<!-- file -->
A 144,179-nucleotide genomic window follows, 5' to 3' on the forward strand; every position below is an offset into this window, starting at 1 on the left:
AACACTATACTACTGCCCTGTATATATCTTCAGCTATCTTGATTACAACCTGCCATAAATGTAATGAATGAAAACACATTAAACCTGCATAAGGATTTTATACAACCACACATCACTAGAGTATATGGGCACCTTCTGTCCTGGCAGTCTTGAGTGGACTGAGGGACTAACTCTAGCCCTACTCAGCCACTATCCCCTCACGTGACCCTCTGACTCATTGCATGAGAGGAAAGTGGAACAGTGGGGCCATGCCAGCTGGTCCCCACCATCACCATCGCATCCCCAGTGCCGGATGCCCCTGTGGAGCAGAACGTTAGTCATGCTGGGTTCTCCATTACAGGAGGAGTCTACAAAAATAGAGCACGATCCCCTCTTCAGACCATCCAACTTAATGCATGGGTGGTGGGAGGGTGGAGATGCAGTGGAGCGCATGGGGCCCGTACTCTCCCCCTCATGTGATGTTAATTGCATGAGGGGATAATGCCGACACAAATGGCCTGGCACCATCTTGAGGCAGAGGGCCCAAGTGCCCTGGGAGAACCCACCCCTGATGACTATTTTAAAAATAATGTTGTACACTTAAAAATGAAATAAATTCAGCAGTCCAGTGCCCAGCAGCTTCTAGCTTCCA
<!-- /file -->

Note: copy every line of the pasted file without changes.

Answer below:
A 144,179-nucleotide genomic window follows, 5' to 3' on the forward strand; every position below is an offset into this window, starting at 1 on the left:
AACACTATACTACTGCCCTGTATATATCTTCAGCTATCTTGATTACAACCTGCCATAAATGTAATGAATGAAAACACATTAAACCTGCATAAGGATTTTATACAACCACACATCACTAGAGTATATGGGCACCTTCTGTCCTGGCAGTCTTGAGTGGACTGAGGGACTAACTCTAGCCCTACTCAGCCACTATCCCCTCACGTGACCCTCTGACTCATTGCATGAGAGGAAAGTGGAACAGTGGGGCCATGCCAGCTGGTCCCCACCATCACCATCGCATCCCCAGTGCCGGATGCCCCTGTGGAGCAGAACGTTAGTCATGCTGGGTTCTCCATTACAGGAGGAGTCTACAAAAATAGAGCACGATCCCCTCTTCAGACCATCCAACTTAATGCATGGGTGGTGGGAGGGTGGAGATGCAGTGGAGCGCATGGGGCCCGTACTCTCCCCCTCATGTGATGTTAATTGCATGAGGGGATAATGCCGACACAAATGGCCTGGCACCATCTTGAGGCAGAGGGCCCAAGTGCCCTGGGAGAACCCACCCCTGATGACTATTTTAAAAATAATGTTGTACACTTAAAAATGAAATAAATTCAGCAGTCCAGTGCCCAGCAGCTTCTAGCTTCCA